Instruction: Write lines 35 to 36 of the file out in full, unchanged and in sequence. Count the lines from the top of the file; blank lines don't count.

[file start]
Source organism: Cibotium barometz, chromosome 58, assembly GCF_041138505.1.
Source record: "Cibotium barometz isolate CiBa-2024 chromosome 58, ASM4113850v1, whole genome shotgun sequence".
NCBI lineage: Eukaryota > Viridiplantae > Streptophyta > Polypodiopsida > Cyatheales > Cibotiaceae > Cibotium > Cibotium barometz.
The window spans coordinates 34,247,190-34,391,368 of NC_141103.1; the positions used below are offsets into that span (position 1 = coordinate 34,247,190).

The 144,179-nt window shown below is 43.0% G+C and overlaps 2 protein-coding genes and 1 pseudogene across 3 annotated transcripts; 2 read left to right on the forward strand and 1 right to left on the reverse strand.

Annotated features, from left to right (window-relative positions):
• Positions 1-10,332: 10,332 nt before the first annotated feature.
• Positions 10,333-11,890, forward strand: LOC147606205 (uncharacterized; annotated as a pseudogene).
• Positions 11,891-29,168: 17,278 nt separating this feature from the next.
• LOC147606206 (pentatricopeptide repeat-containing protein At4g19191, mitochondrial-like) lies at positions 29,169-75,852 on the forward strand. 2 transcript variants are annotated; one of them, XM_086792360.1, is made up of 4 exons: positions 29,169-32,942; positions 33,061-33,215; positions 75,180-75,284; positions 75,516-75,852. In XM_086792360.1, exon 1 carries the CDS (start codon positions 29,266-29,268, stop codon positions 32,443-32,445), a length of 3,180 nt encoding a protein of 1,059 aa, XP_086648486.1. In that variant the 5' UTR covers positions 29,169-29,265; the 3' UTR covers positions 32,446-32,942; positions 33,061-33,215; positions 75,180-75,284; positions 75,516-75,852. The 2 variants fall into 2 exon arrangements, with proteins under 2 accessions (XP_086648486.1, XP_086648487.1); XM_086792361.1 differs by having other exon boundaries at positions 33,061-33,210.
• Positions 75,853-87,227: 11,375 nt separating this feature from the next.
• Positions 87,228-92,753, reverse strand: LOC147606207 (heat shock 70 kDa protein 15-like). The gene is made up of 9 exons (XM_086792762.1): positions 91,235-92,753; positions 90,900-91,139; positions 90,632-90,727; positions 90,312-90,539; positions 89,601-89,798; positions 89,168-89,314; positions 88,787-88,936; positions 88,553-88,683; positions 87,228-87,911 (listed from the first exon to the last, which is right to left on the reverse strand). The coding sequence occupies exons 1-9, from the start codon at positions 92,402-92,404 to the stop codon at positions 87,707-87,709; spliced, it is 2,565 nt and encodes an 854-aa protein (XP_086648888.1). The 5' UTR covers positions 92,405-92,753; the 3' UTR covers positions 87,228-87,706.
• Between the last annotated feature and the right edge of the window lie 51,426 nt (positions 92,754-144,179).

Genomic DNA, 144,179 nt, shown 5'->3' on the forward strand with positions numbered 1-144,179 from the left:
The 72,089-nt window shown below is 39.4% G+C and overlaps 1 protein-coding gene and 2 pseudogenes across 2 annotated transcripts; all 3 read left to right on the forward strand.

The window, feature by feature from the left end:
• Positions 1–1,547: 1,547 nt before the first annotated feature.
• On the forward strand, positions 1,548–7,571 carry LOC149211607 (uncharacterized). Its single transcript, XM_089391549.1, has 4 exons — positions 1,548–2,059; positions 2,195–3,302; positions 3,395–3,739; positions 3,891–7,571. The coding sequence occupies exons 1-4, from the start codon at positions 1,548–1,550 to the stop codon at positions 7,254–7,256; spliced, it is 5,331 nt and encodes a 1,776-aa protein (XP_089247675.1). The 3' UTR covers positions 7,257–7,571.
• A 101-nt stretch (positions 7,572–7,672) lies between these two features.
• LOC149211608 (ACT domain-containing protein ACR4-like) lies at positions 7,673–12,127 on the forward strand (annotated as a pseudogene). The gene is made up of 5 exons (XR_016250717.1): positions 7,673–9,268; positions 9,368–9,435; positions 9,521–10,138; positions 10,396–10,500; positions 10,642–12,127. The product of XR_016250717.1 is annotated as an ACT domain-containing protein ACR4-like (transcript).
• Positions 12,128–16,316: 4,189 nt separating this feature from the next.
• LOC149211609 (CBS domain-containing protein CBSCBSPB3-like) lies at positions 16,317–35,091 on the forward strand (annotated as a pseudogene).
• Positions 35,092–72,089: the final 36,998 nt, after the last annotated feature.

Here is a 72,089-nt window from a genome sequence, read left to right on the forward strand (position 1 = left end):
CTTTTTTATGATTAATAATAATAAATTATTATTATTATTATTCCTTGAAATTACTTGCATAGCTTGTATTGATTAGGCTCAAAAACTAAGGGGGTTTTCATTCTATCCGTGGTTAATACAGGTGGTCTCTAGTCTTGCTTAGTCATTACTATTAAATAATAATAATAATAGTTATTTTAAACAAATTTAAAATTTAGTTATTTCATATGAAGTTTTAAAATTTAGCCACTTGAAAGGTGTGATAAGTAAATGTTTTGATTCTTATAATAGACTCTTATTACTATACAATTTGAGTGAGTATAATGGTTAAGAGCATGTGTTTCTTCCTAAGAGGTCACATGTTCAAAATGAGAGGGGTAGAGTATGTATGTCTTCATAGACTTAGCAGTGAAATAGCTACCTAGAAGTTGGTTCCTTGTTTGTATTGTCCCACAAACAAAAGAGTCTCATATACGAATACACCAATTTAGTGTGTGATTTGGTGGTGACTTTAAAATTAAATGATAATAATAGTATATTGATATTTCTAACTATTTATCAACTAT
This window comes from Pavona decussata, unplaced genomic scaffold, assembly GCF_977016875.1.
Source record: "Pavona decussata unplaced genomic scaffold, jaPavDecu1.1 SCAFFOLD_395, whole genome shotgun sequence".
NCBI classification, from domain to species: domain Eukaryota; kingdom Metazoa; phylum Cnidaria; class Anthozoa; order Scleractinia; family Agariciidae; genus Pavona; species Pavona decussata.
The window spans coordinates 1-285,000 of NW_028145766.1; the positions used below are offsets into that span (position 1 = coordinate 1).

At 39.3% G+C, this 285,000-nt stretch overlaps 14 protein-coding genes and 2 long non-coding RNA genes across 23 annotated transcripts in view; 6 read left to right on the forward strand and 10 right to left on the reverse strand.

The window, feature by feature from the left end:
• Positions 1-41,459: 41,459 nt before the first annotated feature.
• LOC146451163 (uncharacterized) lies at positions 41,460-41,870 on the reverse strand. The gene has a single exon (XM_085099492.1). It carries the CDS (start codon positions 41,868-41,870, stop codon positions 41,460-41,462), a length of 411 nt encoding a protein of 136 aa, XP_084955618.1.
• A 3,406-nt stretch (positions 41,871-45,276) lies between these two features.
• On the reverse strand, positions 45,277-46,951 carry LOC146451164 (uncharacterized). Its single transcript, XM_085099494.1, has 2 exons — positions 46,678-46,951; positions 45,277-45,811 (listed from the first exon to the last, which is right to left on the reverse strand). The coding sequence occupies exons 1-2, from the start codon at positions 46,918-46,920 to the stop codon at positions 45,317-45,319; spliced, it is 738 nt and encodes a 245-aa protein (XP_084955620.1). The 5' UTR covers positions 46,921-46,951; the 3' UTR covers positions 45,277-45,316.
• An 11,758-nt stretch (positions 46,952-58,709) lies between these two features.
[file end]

• On the reverse strand, positions 45,277-46,951 carry LOC146451164 (uncharacterized). Its single transcript, XM_085099494.1, has 2 exons — positions 46,678-46,951; positions 45,277-45,811 (listed from the first exon to the last, which is right to left on the reverse strand). The coding sequence occupies exons 1-2, from the start codon at positions 46,918-46,920 to the stop codon at positions 45,317-45,319; spliced, it is 738 nt and encodes a 245-aa protein (XP_084955620.1). The 5' UTR covers positions 46,921-46,951; the 3' UTR covers positions 45,277-45,316.
• An 11,758-nt stretch (positions 46,952-58,709) lies between these two features.